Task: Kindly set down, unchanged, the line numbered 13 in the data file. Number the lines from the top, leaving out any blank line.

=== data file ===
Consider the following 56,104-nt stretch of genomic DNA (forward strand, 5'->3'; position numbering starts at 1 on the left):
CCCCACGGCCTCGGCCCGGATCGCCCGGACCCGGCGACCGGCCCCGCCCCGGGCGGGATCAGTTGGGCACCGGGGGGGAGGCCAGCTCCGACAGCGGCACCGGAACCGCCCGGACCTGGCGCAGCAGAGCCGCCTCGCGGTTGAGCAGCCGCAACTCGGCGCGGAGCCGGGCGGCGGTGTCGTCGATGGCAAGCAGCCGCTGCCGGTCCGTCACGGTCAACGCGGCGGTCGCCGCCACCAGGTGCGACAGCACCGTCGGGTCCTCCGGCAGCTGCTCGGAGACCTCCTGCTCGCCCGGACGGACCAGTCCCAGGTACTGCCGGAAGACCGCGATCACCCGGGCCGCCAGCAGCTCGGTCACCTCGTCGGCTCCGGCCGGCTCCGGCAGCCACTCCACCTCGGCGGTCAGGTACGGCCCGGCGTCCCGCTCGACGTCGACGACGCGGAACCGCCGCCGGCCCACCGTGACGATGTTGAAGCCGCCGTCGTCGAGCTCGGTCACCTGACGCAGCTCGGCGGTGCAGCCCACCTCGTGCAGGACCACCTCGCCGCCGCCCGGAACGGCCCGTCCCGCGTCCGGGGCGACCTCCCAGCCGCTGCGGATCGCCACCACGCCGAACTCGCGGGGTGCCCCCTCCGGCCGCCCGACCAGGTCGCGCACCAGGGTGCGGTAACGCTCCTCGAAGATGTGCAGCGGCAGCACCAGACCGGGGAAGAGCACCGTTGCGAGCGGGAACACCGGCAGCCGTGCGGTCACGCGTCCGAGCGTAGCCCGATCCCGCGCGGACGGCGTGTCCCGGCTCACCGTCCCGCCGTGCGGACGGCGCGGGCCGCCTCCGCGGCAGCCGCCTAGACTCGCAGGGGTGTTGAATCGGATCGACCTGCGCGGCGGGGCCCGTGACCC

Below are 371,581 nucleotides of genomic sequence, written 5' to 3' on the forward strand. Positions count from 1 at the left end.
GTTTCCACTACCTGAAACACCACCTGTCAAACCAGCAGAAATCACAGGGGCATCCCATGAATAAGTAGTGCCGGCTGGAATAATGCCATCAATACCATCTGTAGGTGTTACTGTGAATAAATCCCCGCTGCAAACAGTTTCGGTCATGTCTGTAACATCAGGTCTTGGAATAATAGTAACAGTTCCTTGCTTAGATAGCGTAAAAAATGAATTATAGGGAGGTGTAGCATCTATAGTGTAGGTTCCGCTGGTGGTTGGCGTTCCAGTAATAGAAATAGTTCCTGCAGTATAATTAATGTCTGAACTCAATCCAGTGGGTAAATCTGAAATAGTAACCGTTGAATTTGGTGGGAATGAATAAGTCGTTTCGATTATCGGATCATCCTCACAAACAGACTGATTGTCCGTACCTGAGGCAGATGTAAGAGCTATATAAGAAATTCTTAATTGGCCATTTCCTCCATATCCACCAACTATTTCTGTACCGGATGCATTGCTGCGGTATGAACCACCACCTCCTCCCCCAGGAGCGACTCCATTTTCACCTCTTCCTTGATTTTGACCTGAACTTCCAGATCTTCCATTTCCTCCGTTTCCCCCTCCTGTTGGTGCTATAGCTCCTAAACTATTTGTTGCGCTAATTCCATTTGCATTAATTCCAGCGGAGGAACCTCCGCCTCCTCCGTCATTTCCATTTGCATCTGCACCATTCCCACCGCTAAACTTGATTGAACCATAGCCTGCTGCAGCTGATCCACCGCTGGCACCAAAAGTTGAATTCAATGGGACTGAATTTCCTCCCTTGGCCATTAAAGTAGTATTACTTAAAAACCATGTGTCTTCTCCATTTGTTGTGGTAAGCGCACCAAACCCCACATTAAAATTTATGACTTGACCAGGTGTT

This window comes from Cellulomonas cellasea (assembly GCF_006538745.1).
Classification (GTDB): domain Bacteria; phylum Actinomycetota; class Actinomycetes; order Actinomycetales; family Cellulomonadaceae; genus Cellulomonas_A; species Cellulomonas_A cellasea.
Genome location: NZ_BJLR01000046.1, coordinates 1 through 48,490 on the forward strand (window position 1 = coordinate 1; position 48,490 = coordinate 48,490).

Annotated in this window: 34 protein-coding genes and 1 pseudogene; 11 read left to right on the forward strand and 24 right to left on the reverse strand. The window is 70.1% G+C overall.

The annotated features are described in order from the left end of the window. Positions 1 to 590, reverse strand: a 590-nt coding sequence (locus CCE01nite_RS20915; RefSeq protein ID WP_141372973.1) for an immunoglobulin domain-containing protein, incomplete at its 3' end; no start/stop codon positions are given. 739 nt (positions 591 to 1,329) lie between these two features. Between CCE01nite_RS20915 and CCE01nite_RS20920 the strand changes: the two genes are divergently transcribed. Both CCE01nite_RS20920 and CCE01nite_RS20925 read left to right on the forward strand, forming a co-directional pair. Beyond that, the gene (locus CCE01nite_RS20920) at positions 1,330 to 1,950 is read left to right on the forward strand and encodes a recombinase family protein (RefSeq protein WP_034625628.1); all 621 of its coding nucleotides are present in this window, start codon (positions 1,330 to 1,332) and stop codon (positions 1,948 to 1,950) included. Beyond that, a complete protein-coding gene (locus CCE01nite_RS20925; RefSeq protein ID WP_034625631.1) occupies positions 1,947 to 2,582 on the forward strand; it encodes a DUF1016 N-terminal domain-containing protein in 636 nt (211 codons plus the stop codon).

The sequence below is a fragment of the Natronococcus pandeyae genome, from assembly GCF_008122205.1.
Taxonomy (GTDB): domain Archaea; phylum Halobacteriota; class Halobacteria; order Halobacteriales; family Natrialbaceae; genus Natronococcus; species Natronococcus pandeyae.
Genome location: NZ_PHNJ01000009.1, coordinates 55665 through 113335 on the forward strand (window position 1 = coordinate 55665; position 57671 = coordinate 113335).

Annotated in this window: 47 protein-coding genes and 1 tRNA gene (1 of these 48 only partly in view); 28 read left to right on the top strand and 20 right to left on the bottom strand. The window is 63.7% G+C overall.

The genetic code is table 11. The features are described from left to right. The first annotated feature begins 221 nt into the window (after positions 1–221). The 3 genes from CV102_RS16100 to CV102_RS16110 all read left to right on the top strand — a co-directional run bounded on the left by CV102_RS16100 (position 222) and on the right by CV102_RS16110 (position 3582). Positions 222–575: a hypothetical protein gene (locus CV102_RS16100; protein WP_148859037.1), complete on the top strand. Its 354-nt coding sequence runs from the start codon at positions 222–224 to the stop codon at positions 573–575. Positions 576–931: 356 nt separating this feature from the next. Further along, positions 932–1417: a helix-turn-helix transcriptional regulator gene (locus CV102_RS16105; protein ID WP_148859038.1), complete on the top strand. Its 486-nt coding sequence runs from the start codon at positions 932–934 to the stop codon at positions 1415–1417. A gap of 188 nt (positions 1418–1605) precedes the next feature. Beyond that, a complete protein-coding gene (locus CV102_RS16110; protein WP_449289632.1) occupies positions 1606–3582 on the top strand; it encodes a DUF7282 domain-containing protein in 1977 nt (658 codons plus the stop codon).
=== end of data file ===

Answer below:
Annotated in this window: 47 protein-coding genes and 1 tRNA gene (1 of these 48 only partly in view); 28 read left to right on the top strand and 20 right to left on the bottom strand. The window is 63.7% G+C overall.